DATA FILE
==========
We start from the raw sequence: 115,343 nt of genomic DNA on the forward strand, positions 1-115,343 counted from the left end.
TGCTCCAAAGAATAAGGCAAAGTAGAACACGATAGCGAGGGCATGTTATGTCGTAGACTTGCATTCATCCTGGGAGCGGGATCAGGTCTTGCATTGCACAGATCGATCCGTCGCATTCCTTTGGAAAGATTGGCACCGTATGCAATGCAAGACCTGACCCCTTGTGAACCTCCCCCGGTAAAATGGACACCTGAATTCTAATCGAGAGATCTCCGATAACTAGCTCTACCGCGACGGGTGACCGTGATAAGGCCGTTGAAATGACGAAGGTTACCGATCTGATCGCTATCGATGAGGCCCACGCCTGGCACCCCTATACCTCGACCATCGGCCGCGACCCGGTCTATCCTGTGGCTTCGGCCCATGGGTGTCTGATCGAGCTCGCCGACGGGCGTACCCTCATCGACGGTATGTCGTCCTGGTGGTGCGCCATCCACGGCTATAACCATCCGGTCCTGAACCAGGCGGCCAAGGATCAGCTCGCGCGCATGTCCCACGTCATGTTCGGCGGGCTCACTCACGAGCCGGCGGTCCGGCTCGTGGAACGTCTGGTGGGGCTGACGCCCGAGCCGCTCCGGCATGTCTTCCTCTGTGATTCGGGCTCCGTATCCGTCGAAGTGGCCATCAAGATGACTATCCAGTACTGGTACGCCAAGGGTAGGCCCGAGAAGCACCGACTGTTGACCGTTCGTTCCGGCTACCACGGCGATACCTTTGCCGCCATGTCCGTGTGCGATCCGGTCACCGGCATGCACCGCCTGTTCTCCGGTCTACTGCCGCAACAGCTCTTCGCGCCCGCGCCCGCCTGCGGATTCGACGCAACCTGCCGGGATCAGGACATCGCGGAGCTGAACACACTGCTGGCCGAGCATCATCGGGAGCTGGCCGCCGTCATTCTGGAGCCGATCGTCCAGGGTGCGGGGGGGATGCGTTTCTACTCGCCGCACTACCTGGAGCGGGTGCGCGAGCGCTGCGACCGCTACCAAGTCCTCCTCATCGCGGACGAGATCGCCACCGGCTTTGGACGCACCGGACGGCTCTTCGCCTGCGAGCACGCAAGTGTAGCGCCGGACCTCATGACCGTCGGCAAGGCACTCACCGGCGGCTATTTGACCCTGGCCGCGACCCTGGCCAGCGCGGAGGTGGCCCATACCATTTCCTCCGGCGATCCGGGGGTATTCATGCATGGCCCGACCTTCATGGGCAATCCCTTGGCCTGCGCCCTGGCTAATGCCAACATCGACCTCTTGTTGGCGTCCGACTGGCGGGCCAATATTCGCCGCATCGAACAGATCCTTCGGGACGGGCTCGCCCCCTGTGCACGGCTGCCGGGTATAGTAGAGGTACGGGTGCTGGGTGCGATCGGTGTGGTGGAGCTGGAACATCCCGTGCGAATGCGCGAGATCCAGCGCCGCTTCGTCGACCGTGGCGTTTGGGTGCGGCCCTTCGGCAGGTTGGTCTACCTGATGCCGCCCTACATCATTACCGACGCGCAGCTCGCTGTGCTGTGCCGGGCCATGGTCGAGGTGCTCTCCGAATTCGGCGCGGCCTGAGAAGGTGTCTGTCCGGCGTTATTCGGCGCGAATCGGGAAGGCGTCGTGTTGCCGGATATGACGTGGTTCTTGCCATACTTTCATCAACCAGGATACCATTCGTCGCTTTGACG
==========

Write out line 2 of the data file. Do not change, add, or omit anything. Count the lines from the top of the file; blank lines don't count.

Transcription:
TGCTCCAAAGAATAAGGCAAAGTAGAACACGATAGCGAGGGCATGTTATGTCGTAGACTTGCATTCATCCTGGGAGCGGGATCAGGTCTTGCATTGCACAGATCGATCCGTCGCATTCCTTTGGAAAGATTGGCACCGTATGCAATGCAAGACCTGACCCCTTGTGAACCTCCCCCGGTAAAATGGACACCTGAATTCTAATCGAGAGATCTCCGATAACTAGCTCTACCGCGACGGGTGACCGTGATAAGGCCGTTGAAATGACGAAGGTTACCGATCTGATCGCTATCGATGAGGCCCACGCCTGGCACCCCTATACCTCGACCATCGGCCGCGACCCGGTCTATCCTGTGGCTTCGGCCCATGGGTGTCTGATCGAGCTCGCCGACGGGCGTACCCTCATCGACGGTATGTCGTCCTGGTGGTGCGCCATCCACGGCTATAACCATCCGGTCCTGAACCAGGCGGCCAAGGATCAGCTCGCGCGCATGTCCCACGTCATGTTCGGCGGGCTCACTCACGAGCCGGCGGTCCGGCTCGTGGAACGTCTGGTGGGGCTGACGCCCGAGCCGCTCCGGCATGTCTTCCTCTGTGATTCGGGCTCCGTATCCGTCGAAGTGGCCATCAAGATGACTATCCAGTACTGGTACGCCAAGGGTAGGCCCGAGAAGCACCGACTGTTGACCGTTCGTTCCGGCTACCACGGCGATACCTTTGCCGCCATGTCCGTGTGCGATCCGGTCACCGGCATGCACCGCCTGTTCTCCGGTCTACTGCCGCAACAGCTCTTCGCGCCCGCGCCCGCCTGCGGATTCGACGCAACCTGCCGGGATCAGGACATCGCGGAGCTGAACACACTGCTGGCCGAGCATCATCGGGAGCTGGCCGCCGTCATTCTGGAGCCGATCGTCCAGGGTGCGGGGGGGATGCGTTTCTACTCGCCGCACTACCTGGAGCGGGTGCGCGAGCGCTGCGACCGCTACCAAGTCCTCCTCATCGCGGACGAGATCGCCACCGGCTTTGGACGCACCGGACGGCTCTTCGCCTGCGAGCACGCAAGTGTAGCGCCGGACCTCATGACCGTCGGCAAGGCACTCACCGGCGGCTATTTGACCCTGGCCGCGACCCTGGCCAGCGCGGAGGTGGCCCATACCATTTCCTCCGGCGATCCGGGGGTATTCATGCATGGCCCGACCTTCATGGGCAATCCCTTGGCCTGCGCCCTGGCTAATGCCAACATCGACCTCTTGTTGGCGTCCGACTGGCGGGCCAATATTCGCCGCATCGAACAGATCCTTCGGGACGGGCTCGCCCCCTGTGCACGGCTGCCGGGTATAGTAGAGGTACGGGTGCTGGGTGCGATCGGTGTGGTGGAGCTGGAACATCCCGTGCGAATGCGCGAGATCCAGCGCCGCTTCGTCGACCGTGGCGTTTGGGTGCGGCCCTTCGGCAGGTTGGTCTACCTGATGCCGCCCTACATCATTACCGACGCGCAGCTCGCTGTGCTGTGCCGGGCCATGGTCGAGGTGCTCTCCGAATTCGGCGCGGCCTGAGAAGGTGTCTGTCCGGCGTTATTCGGCGCGAATCGGGAAGGCGTCGTGTTGCCGGATATGACGTGGTTCTTGCCATACTTTCATCAACCAGGATACCATTCGTCGCTTTGACG